Austin Wehrwein of St. Paul, who won the 1953 Pulitzer Prize for international reporting, lived a life of the mind.

Wehrwein, a Minneapolis Star editorial page writer from 1966 to 1982, died of congestive heart failure on Tuesday at his St. Paul home. He was 92.

Wehrwein won the Pulitzer for a series of articles on the politics, economics and industrial development of Canada, when he was a reporter for the old Milwaukee Journal.

"He was in his bones, as well his brain, a man of ideas. And so to be with him was to live in the mind," said Kate Stanley, a former Star Tribune editorial writer.

After he retired, he would clip Stanley's articles and send them to her with a critique. "He considered the newspaper belonged to all of us, and was doing his part by keeping an eye on me," she said. "He was a fascinating conversationalist, a one-in-a-million intellect."

Wehrwein grew up in Madison, Wis., graduating with a degree in economics from the University of Wisconsin there in 1937.

In 1940, he earned a law degree at Columbia University in New York, but decided to go into journalism, landing a job at the Associated Press' Madison bureau.

During the war, he was in the Army Air Forces, assigned to work on military newspapers, later reporting for the Stars and Stripes newspaper in Shanghai, China.

In 1951, the Milwaukee Journal hired him. Later, he worked for publications such as the New York Times and Time magazine.

In a memoir, he recalled what it was like working for newspapers in the 1940s. "There were more newspapers, and they had scant competition from broadcasting. The pay was puny. Often hiring credentials were too," he wrote. "Some very good reporters boasted that they never went to college, let alone pantywaist journalism school."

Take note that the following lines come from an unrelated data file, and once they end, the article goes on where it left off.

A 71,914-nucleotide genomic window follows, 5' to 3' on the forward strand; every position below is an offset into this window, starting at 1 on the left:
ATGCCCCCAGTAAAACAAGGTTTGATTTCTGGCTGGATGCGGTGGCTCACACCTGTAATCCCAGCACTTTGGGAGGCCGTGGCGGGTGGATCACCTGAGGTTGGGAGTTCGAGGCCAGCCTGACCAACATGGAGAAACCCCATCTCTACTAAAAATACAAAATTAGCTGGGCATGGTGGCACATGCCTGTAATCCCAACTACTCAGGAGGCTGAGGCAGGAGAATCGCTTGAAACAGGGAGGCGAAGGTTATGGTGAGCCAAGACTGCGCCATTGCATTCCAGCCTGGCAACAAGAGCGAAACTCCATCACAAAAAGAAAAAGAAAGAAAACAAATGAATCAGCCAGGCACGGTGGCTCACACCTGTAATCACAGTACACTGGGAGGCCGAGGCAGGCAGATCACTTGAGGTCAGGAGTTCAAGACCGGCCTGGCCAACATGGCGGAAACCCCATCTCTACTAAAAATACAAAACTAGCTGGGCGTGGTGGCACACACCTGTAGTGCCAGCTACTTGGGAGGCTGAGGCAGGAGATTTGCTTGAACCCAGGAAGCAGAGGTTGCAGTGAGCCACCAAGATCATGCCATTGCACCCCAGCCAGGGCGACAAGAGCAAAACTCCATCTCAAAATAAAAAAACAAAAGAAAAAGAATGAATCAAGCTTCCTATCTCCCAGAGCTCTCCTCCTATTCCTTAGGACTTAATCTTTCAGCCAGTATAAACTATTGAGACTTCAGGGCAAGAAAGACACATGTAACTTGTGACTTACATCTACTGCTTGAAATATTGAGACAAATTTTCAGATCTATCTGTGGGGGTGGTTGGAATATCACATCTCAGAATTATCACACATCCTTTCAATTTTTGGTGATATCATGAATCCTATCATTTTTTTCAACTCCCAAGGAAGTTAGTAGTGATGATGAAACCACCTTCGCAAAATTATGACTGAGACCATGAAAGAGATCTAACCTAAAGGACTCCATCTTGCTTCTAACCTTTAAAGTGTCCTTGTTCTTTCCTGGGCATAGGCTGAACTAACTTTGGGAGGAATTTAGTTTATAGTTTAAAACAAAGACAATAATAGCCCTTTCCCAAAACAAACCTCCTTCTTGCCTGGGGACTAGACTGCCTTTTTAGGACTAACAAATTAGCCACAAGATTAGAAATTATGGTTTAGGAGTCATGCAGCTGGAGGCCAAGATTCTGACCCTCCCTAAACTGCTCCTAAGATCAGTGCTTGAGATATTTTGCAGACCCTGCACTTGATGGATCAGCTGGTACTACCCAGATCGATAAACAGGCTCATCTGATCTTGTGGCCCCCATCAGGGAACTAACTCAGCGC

He was a stringer for many national publications, especially proud of his 40-year association with the Economist.

Sally Williams, the Star Tribune books editor, was a Star editorial copy editor who worked with Wehrwein.

"I do remember he had a marvelous, driving curiosity," she said. "He would not stay put in the building."

The joke was: "Where's Austin?" said Williams, adding that he left a coat and boots in his office to give the impression he was in the building. Often, he was not, dashing off to one meeting or another about the law, economy or politics.

He won the American Bar Association Gavel Awards in 1969 and 1971. In 1982, he and co-workers won Unity Awards in Media for their series on "Indians in Minnesota."

In addition to his wife of 57 years, Judy, of St. Paul, he is survived by three sons, Sven of Minneapolis, Paul of St. Paul and Peter of Newton, Mass.; a daughter, Joanna of Seattle, and nine grandchildren.

Services will be held at 2 p.m. May 24 at Lakewood Cemetery Memorial Chapel, 3600 Hennepin Av., Minneapolis.